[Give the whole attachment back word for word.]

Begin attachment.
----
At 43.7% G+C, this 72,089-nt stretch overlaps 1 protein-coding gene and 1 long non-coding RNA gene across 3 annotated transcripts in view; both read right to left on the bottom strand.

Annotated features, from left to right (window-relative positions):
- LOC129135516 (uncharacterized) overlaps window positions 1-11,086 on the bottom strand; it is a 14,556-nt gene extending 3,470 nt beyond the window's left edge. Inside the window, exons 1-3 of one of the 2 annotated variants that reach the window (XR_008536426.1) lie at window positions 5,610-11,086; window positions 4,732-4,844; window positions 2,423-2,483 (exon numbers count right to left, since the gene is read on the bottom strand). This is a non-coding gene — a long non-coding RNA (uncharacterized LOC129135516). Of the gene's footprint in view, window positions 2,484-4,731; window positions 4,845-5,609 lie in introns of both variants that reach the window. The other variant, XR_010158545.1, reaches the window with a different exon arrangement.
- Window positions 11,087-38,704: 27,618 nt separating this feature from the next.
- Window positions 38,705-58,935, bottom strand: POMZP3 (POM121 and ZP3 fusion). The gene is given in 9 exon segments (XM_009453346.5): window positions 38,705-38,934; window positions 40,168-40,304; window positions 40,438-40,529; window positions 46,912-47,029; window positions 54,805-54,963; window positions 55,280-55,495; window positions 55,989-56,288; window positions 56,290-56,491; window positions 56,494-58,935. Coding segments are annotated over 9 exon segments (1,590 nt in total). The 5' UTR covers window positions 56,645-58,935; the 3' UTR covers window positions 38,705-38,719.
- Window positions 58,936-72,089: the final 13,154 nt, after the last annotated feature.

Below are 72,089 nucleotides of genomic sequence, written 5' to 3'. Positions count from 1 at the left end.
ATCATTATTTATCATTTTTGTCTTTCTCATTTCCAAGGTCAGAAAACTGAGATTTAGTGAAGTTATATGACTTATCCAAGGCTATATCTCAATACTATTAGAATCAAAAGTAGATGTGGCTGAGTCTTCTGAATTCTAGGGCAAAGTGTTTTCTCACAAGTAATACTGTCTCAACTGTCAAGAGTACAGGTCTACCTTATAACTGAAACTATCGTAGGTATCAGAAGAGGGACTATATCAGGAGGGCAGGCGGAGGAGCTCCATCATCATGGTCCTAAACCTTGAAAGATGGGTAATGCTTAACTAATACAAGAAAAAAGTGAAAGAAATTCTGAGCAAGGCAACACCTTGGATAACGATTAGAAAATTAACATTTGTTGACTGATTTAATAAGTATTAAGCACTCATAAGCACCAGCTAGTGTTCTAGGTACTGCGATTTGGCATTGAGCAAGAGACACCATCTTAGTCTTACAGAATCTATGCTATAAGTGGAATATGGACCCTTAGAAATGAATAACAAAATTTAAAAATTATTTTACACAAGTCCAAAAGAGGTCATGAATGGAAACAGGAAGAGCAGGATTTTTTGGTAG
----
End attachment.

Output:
At 43.7% G+C, this 72,089-nt stretch overlaps 1 protein-coding gene and 1 long non-coding RNA gene across 3 annotated transcripts in view; both read right to left on the bottom strand.

Annotated features, from left to right (window-relative positions):
- LOC129135516 (uncharacterized) overlaps window positions 1-11,086 on the bottom strand; it is a 14,556-nt gene extending 3,470 nt beyond the window's left edge. Inside the window, exons 1-3 of one of the 2 annotated variants that reach the window (XR_008536426.1) lie at window positions 5,610-11,086; window positions 4,732-4,844; window positions 2,423-2,483 (exon numbers count right to left, since the gene is read on the bottom strand). This is a non-coding gene — a long non-coding RNA (uncharacterized LOC129135516). Of the gene's footprint in view, window positions 2,484-4,731; window positions 4,845-5,609 lie in introns of both variants that reach the window. The other variant, XR_010158545.1, reaches the window with a different exon arrangement.
- Window positions 11,087-38,704: 27,618 nt separating this feature from the next.
- Window positions 38,705-58,935, bottom strand: POMZP3 (POM121 and ZP3 fusion). The gene is given in 9 exon segments (XM_009453346.5): window positions 38,705-38,934; window positions 40,168-40,304; window positions 40,438-40,529; window positions 46,912-47,029; window positions 54,805-54,963; window positions 55,280-55,495; window positions 55,989-56,288; window positions 56,290-56,491; window positions 56,494-58,935. Coding segments are annotated over 9 exon segments (1,590 nt in total). The 5' UTR covers window positions 56,645-58,935; the 3' UTR covers window positions 38,705-38,719.
- Window positions 58,936-72,089: the final 13,154 nt, after the last annotated feature.

Below are 72,089 nucleotides of genomic sequence, written 5' to 3'. Positions count from 1 at the left end.
ATCATTATTTATCATTTTTGTCTTTCTCATTTCCAAGGTCAGAAAACTGAGATTTAGTGAAGTTATATGACTTATCCAAGGCTATATCTCAATACTATTAGAATCAAAAGTAGATGTGGCTGAGTCTTCTGAATTCTAGGGCAAAGTGTTTTCTCACAAGTAATACTGTCTCAACTGTCAAGAGTACAGGTCTACCTTATAACTGAAACTATCGTAGGTATCAGAAGAGGGACTATATCAGGAGGGCAGGCGGAGGAGCTCCATCATCATGGTCCTAAACCTTGAAAGATGGGTAATGCTTAACTAATACAAGAAAAAAGTGAAAGAAATTCTGAGCAAGGCAACACCTTGGATAACGATTAGAAAATTAACATTTGTTGACTGATTTAATAAGTATTAAGCACTCATAAGCACCAGCTAGTGTTCTAGGTACTGCGATTTGGCATTGAGCAAGAGACACCATCTTAGTCTTACAGAATCTATGCTATAAGTGGAATATGGACCCTTAGAAATGAATAACAAAATTTAAAAATTATTTTACACAAGTCCAAAAGAGGTCATGAATGGAAACAGGAAGAGCAGGATTTTTTGGTAG